Browsar Examensarbeten för masterexamen // Master Theses efter Program "Computer systems and network (MPCSN), MSc"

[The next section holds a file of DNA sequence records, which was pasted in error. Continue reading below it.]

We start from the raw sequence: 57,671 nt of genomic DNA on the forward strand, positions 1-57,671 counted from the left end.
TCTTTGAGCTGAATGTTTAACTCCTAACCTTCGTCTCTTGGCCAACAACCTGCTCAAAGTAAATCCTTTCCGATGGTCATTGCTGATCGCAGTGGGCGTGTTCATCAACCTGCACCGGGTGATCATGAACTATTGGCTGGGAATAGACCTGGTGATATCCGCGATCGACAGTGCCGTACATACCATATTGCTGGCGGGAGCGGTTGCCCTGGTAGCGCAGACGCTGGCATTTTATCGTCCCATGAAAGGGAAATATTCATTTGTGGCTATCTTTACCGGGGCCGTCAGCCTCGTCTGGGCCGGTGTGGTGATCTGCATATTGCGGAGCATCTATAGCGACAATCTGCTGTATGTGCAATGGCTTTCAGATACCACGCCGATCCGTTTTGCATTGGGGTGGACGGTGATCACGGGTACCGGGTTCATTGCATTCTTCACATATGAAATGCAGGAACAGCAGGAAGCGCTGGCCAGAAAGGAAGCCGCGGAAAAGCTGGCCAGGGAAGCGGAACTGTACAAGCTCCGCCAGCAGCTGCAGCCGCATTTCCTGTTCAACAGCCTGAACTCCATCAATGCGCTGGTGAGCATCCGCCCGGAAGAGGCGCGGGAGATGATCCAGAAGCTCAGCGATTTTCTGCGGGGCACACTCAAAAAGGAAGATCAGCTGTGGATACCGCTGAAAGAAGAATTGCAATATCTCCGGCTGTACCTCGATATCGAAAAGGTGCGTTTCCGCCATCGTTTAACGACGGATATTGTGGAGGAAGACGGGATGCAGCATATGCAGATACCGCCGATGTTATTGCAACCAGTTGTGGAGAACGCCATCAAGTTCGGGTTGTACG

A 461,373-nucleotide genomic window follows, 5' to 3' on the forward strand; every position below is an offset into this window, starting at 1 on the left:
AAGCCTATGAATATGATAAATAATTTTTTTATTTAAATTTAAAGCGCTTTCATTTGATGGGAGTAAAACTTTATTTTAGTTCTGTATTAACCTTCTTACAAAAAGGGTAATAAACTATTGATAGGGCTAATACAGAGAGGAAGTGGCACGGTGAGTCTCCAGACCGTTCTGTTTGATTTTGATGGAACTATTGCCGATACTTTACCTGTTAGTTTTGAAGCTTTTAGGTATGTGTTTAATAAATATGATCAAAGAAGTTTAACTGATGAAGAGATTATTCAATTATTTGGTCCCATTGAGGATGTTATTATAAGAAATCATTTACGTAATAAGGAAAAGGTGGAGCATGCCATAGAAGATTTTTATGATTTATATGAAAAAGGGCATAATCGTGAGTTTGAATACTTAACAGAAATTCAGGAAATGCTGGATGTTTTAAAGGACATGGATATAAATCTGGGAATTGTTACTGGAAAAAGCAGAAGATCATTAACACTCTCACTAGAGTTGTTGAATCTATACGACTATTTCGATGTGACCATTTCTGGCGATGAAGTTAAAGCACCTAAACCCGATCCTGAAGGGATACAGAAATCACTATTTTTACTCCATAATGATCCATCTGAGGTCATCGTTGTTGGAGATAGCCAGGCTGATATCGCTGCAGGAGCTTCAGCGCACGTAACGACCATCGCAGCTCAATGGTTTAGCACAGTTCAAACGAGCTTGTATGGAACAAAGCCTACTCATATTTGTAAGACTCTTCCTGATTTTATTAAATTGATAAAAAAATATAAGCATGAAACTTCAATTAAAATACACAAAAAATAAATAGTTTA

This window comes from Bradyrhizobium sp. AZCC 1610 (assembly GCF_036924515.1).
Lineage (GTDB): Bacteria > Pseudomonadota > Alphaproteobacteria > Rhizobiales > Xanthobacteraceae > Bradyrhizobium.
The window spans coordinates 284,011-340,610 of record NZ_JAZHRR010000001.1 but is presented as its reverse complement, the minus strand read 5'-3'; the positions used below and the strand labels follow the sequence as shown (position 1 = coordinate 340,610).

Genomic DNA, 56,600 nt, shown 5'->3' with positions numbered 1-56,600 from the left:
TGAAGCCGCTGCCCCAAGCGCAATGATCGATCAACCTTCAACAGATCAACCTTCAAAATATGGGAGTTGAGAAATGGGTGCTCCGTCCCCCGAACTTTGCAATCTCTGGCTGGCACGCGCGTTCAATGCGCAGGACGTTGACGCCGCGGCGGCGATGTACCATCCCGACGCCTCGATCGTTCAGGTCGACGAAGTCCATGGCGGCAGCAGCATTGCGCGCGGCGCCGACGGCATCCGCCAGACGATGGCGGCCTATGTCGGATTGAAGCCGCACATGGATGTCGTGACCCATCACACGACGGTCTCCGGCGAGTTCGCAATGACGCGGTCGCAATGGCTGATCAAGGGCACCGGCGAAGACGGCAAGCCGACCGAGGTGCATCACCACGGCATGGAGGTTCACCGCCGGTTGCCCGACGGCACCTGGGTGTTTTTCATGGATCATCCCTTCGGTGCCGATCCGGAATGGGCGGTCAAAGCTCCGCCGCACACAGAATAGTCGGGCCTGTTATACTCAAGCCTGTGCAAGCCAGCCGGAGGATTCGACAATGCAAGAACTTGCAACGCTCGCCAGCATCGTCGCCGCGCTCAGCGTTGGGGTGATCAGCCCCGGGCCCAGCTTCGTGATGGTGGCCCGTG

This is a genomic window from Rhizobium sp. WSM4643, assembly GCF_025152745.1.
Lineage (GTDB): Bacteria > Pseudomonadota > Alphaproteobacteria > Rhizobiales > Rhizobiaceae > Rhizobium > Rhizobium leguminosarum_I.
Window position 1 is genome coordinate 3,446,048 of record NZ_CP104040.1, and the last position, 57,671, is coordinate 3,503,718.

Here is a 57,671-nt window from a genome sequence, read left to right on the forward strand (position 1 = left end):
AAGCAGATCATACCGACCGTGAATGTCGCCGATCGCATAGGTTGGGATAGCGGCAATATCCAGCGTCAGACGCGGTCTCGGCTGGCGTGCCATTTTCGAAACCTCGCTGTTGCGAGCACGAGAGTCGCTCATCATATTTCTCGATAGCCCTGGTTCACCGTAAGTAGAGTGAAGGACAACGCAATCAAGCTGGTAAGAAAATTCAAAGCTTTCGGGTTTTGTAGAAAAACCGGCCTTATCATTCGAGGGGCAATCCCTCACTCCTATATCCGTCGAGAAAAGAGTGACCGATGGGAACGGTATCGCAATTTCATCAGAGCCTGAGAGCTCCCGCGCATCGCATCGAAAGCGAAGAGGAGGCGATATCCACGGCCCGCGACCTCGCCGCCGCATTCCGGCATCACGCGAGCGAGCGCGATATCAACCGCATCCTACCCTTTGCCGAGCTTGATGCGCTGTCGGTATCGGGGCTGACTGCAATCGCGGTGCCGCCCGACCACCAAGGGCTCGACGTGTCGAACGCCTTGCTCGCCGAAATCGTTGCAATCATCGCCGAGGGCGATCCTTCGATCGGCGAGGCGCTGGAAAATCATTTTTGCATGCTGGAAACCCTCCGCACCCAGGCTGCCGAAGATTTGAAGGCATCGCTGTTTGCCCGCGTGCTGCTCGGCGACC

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- PostOxidizing the Kernel(2022) Hulthe, Joakim; Magnusson, Vidar; Chalmers tekniska högskola / Institutionen för data och informationsteknik; Chalmers University of Technology / Department of Computer Science and Engineering; Massimiliano Gulisano, Vincenzo; Pericas, MiquelThe Linux operating system is one of the most significant and used projects globally. It is written in the C programming language, which has become almost the sole language for systems-level programming. C has achieved this status by providing direct and often complete control over the underlying hardware and memory to the developer. This allows the developer a lot of freedom which, for example, can be used to optimize execution performance to a high degree. However, this access is easily misused, which has led to several common bug patterns within C programs such as Linux. Particularly several of these bug patterns concern memory-safety such as buffer-overflows, double-free and use-after-free. Rust is a newer language which aims to operate on the same level as C but with compile-time protections against these memory-safety issues without sacrificing run-time performance. This project aims to evaluate the viability of using Rust in the Linux kernel. To accomplish this, we have rewritten a read-only version of the exFAT file system driver in Rust and evaluated it in terms of security and performance. The security evaluation was split into two parts. For the first part, we have tried to determine the scope of memory-safety related issues in the kernel by looking at previous vulnerabilities. For the second, we have studied usages of the unsafe keyword, a way of circumventing the rules of Rust to perform memory-unsafe actions such as reading from random memory, in the implemented driver. A way of circumventing the rules of Rust to perform certain operations. Performance was measured using various benchmarking tools comparing the execution times of different systems calls in the two implementations. Using these evaluations, we have been able to find that Rust is well suited to improve the security of Linux, with potentially 72% of all studied vulnerabilities being preventable by Rust. Furthermore, we have found that Rust can keep up with C in terms of performance being as fast or just slightly slower for the studied system calls.